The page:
Stephen Strasburg: "I haven't heard from the Nationals"

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That sound you hear is either the Nats screwing up the most important
thing in the history of their franchise or Scott Boras screwing up
Stephen Strasburg’s career. Hard to tell which it is, really. Tom Boswell, who caught up with Strasburg in St. Louis yesterday, has the scoop:

Strasburg said that “I haven’t heard from the Nationals” since he
was drafted, other than receiving a minor league contract — a
technicality that prevents him from becoming a free agent . . .
Strasburg seemed a bit perplexed by the lack of communication since the
signing deadline is Aug. 17 and many other Nats draft picks are already
under contract.

Accordng to Nats’ president Stan Kasten, however, acting GM Mike Rizzo
has been in “frequent contact” with Scott Boras. Which suggests either
(a) that contact has been highly superficial, to the point where Boras
isn’t even telling Stasburg about it; or (b) there have been
substantive talks and that Boras, in violation of just about any
ethical rule you can think of, isn’t keeping his client in the loop.
When it comes to that guy your guess is as good as mine.

As Boswell notes, any team dealing with Boras and a high pick can
expect him to make a big public show of it being insulted by the first
offer, thus the caution. If I’m running the Nats, however, I try to
short circuit all of that. I pick a number which I will truly not go
beyond in signing Strasburg — no lowballing, no gamesmanship — just a
number that I can tolerate as an owner but which I will not pay a penny
beyond. Then I offer it. Politely, of course, with respect and all of
that, while making clear — in writing — just how generous it is in
light of every other deal every other draftee has ever signed. If he
takes it, great. I have improved my team and signed the guy I wanted to
sign at a price I know I can tolerate.

And if he doesn’t take it? Well, in that case you can be assured that Boras will be talking through one of his favorite sock puppets
all about it, publicly slamming the Nats. In response I would release
the writing, note that we thought it was a fair offer, and wish
Strasburg the best of luck and health in the Independent Leagues. If he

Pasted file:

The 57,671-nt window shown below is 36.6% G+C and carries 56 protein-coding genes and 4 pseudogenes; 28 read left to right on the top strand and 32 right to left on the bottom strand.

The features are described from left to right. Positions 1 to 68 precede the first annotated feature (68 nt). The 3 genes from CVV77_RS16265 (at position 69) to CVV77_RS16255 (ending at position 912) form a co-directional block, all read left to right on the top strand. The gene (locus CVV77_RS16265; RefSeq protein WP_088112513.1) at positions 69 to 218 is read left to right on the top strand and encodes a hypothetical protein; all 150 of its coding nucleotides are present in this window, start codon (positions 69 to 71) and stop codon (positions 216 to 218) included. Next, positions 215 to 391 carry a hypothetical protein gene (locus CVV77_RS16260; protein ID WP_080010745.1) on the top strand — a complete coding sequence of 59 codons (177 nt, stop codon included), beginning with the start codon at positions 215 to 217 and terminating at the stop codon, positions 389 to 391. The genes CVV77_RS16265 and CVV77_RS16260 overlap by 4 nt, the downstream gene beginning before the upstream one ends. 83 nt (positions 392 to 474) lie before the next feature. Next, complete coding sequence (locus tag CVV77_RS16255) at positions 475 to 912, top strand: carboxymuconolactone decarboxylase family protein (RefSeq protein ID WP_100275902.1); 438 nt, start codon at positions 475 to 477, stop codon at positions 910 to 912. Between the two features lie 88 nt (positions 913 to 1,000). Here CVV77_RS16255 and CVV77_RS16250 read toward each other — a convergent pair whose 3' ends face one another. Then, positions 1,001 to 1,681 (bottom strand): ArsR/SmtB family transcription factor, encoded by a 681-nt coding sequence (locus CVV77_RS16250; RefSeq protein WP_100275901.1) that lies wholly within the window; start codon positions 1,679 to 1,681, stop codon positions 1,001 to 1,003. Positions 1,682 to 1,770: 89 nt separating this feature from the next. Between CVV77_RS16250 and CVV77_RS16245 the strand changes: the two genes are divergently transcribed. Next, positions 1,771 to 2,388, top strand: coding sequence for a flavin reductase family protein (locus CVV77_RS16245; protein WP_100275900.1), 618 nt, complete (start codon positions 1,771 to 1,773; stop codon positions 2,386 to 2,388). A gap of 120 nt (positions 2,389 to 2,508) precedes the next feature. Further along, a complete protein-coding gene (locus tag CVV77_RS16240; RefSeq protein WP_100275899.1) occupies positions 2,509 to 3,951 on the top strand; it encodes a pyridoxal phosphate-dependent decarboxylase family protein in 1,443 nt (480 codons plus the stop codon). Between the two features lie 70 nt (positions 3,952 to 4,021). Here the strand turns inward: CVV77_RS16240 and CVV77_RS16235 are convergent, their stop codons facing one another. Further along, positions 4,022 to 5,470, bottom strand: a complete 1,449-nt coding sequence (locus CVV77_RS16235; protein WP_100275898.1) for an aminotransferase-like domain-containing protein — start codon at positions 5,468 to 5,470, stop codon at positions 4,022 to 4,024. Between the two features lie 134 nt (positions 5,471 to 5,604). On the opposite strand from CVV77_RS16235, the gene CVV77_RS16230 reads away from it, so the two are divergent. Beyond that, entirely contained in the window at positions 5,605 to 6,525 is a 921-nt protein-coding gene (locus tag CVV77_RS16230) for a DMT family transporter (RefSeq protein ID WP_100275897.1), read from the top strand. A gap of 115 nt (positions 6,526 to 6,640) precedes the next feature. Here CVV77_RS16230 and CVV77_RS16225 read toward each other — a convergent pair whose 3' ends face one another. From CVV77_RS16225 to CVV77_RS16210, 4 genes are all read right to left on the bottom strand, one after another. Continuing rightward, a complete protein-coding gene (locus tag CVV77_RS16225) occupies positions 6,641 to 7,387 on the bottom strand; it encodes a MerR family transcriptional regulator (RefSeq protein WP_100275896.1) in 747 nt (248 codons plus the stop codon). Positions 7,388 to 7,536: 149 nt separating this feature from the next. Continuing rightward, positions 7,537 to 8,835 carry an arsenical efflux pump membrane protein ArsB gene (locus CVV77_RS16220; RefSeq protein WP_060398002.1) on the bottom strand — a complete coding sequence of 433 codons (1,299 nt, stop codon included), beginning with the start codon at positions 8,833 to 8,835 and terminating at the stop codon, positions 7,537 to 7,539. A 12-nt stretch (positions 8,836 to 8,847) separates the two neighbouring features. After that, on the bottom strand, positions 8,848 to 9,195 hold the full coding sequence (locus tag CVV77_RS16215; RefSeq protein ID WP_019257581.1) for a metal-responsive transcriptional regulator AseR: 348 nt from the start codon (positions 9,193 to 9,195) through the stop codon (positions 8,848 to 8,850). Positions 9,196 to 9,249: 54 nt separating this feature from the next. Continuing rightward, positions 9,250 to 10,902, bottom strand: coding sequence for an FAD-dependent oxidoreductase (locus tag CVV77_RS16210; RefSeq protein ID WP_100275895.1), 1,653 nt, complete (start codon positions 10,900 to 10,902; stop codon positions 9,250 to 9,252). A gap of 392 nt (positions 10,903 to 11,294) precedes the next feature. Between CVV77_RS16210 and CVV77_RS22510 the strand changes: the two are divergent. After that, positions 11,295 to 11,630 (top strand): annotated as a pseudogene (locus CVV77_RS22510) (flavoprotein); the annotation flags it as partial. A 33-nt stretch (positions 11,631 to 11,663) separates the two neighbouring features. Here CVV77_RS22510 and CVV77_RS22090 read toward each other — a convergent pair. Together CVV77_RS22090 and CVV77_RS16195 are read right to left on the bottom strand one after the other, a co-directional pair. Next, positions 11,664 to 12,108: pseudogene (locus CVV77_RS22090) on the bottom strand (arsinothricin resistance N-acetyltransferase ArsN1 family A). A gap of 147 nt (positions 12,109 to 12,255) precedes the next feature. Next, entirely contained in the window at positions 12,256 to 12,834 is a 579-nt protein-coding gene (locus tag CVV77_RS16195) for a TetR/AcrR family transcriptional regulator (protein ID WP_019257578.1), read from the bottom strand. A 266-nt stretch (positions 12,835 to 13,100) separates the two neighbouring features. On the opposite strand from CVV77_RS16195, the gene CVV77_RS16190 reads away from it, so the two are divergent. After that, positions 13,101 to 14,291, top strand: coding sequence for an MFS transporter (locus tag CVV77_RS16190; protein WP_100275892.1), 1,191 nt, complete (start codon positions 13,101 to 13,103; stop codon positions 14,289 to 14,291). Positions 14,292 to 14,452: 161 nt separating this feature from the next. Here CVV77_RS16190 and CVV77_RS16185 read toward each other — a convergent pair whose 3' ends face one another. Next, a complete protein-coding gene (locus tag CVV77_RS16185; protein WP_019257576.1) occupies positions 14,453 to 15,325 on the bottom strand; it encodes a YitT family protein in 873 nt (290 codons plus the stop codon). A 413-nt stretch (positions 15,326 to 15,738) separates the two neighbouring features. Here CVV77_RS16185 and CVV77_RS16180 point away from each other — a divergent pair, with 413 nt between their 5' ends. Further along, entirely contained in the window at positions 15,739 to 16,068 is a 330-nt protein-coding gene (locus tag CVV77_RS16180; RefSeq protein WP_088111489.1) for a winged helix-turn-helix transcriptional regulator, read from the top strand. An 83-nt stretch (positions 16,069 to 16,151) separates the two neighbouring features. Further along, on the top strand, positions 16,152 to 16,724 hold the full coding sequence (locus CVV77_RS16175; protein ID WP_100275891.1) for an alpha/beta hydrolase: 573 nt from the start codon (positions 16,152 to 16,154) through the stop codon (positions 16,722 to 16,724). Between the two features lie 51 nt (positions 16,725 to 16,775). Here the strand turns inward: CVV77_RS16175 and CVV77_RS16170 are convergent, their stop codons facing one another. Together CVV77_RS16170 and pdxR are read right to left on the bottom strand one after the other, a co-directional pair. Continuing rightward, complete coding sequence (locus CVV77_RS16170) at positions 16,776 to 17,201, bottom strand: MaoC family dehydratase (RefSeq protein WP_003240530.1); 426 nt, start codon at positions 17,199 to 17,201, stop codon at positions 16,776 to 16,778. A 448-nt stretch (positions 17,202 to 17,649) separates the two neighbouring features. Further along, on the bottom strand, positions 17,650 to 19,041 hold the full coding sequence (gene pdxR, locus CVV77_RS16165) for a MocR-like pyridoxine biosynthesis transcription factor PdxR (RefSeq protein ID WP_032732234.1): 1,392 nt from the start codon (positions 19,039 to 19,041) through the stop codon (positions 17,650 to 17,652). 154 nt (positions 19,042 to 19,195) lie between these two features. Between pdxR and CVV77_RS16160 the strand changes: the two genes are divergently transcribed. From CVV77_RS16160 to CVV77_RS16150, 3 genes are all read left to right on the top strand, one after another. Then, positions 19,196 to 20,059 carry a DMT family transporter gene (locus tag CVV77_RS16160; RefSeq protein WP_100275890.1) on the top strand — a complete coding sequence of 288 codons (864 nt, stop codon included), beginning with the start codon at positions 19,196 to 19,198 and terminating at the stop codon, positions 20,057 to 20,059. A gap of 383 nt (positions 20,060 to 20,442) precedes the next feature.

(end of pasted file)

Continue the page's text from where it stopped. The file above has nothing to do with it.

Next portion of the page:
doesn’t blow out his elbow, I draft him again next year with my
compensation pick.

Maybe such an approach will cause the Nats to overpay by a couple of
million. But if they do it right they will not be paying more than they
feel good judgment requires, they will circumvent a stupid and
pointless Boras negotiation, they will show the fans that they aren’t
being pennywise and pound foolish and, best of all, they stand a pretty
good chance of getting Stephen Strasburg signed and pitching before the
end of the summer.

Take Boras’ power away from him, Rizzo. Make him an offer he can, but shouldn’t, refuse.

A-Rod to host a reality show featuring broke ex-athletes

NEW YORK, NY - AUGUST 12: Alex Rodriguez #13 of the New York Yankees answers question in a press conference after the game against the Tampa Bay Rays at Yankee Stadium on August 12, 2016 in New York City. (Photo by Drew Hallowell/Getty Images)
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Alex Rodriguez’s transition into retirement has featured a serious move into the business world. He has gone back to school, worked seriously on investments and has started his own corporation. Yes, he’s set for life after making more money than any baseball player in history, but even if his bank account wasn’t fat, you get the sense that he’d be OK given what we’ve seen of his work ethic and savvy in recent years.

He’s going to be getting another paycheck soon, though. For hosting a reality show featuring athletes who are not in as good a financial shape as A-Rod is:

Interesting. Hopefully, like so many other reality shows featuring the formerly rich and famous, this one is not exploitative. Not gonna hold my breath because that’s what that genre is all about, unfortunately, but here’s hoping A-Rod can help some folks with this.

Great Moments in Not Understanding The Rules

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Bill Livingston of the Cleveland Plain Dealer is a Hall of Fame voter. In the past he has voted for players who used PEDs, but he’s never been totally happy with it, seeing the whole PED mess as a dilemma for voters.

On the one hand he doesn’t like voting for users and doesn’t like harming those who were clean by shifting votes away from them, but on the other hand, he doesn’t want to pretend history didn’t happen and that baseball hasn’t been filled with cheaters forever. What to do?

This year he decided to abstain altogether. A fair and noble act if one is as conflicted as Livingston happens to be. Except . . . he didn’t actually abstain:

Major league baseball will confer bronzed immortality on a few players Wednesday when the results of the national baseball writers’ balloting for the Hall of Fame will be announced.

I had a 2017 ballot. I returned it signed, but blank, with an explanatory note.

A blank ballot, signed and submitted, is not an abstention. It’s counted as a vote for no one. Each “no” vote increases the denominator in the calculation of whether or not a candidate has received 75% of the vote and has gained induction. An abstention, however, would not. So, in effect, Livingston has voted against all of the players on the ballot, both PED-tainted and clean, even though it appears that that was not his intention.

This is the second time in three years a Cleveland writer has had . . . issues with his Hall of Fame ballot. In the 2014-15 voting period, Paul Hoynes simply lost his ballot. Now Livingston misunderstood how to abstain.

I worry quite often that Ohio is gonna mess up a major election. I guess I’m just worrying about the wrong election.